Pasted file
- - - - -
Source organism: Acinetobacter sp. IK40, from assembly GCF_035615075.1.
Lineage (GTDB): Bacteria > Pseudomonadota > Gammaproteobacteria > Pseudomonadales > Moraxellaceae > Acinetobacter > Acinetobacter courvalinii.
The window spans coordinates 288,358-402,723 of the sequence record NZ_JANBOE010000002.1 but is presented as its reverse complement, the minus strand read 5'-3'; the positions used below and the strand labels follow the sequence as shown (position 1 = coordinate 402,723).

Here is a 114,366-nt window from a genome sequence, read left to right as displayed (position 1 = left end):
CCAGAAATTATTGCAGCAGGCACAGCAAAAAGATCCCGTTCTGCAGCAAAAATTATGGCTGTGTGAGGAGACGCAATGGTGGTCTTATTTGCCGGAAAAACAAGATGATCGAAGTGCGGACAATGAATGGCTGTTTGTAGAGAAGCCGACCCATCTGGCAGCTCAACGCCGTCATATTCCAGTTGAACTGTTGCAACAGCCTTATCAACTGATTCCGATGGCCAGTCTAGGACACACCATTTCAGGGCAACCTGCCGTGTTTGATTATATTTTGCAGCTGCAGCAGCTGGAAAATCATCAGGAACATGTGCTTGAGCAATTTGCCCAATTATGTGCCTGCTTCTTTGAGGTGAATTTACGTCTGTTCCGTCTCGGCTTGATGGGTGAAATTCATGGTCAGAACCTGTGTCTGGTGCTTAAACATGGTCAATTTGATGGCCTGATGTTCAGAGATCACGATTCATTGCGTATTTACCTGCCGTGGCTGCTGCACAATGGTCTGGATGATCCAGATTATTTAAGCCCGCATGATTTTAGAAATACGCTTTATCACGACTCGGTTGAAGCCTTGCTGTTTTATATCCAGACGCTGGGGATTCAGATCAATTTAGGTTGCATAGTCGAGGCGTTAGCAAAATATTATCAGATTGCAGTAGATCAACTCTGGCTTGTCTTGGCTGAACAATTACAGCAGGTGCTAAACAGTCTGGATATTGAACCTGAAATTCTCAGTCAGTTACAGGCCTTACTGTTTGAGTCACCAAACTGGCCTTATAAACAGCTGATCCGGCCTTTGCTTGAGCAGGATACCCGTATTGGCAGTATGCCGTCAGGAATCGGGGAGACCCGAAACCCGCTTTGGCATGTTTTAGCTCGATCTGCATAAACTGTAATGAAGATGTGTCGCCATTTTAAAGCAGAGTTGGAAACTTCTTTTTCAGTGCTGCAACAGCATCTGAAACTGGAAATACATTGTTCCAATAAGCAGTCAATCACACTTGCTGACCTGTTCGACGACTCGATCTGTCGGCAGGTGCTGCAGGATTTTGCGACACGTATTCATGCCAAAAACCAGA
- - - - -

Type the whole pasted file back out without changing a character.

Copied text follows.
Source organism: Acinetobacter sp. IK40, from assembly GCF_035615075.1.
Lineage (GTDB): Bacteria > Pseudomonadota > Gammaproteobacteria > Pseudomonadales > Moraxellaceae > Acinetobacter > Acinetobacter courvalinii.
The window spans coordinates 288,358-402,723 of the sequence record NZ_JANBOE010000002.1 but is presented as its reverse complement, the minus strand read 5'-3'; the positions used below and the strand labels follow the sequence as shown (position 1 = coordinate 402,723).

Here is a 114,366-nt window from a genome sequence, read left to right as displayed (position 1 = left end):
CCAGAAATTATTGCAGCAGGCACAGCAAAAAGATCCCGTTCTGCAGCAAAAATTATGGCTGTGTGAGGAGACGCAATGGTGGTCTTATTTGCCGGAAAAACAAGATGATCGAAGTGCGGACAATGAATGGCTGTTTGTAGAGAAGCCGACCCATCTGGCAGCTCAACGCCGTCATATTCCAGTTGAACTGTTGCAACAGCCTTATCAACTGATTCCGATGGCCAGTCTAGGACACACCATTTCAGGGCAACCTGCCGTGTTTGATTATATTTTGCAGCTGCAGCAGCTGGAAAATCATCAGGAACATGTGCTTGAGCAATTTGCCCAATTATGTGCCTGCTTCTTTGAGGTGAATTTACGTCTGTTCCGTCTCGGCTTGATGGGTGAAATTCATGGTCAGAACCTGTGTCTGGTGCTTAAACATGGTCAATTTGATGGCCTGATGTTCAGAGATCACGATTCATTGCGTATTTACCTGCCGTGGCTGCTGCACAATGGTCTGGATGATCCAGATTATTTAAGCCCGCATGATTTTAGAAATACGCTTTATCACGACTCGGTTGAAGCCTTGCTGTTTTATATCCAGACGCTGGGGATTCAGATCAATTTAGGTTGCATAGTCGAGGCGTTAGCAAAATATTATCAGATTGCAGTAGATCAACTCTGGCTTGTCTTGGCTGAACAATTACAGCAGGTGCTAAACAGTCTGGATATTGAACCTGAAATTCTCAGTCAGTTACAGGCCTTACTGTTTGAGTCACCAAACTGGCCTTATAAACAGCTGATCCGGCCTTTGCTTGAGCAGGATACCCGTATTGGCAGTATGCCGTCAGGAATCGGGGAGACCCGAAACCCGCTTTGGCATGTTTTAGCTCGATCTGCATAAACTGTAATGAAGATGTGTCGCCATTTTAAAGCAGAGTTGGAAACTTCTTTTTCAGTGCTGCAACAGCATCTGAAACTGGAAATACATTGTTCCAATAAGCAGTCAATCACACTTGCTGACCTGTTCGACGACTCGATCTGTCGGCAGGTGCTGCAGGATTTTGCGACACGTATTCATGCCAAAAACCAGA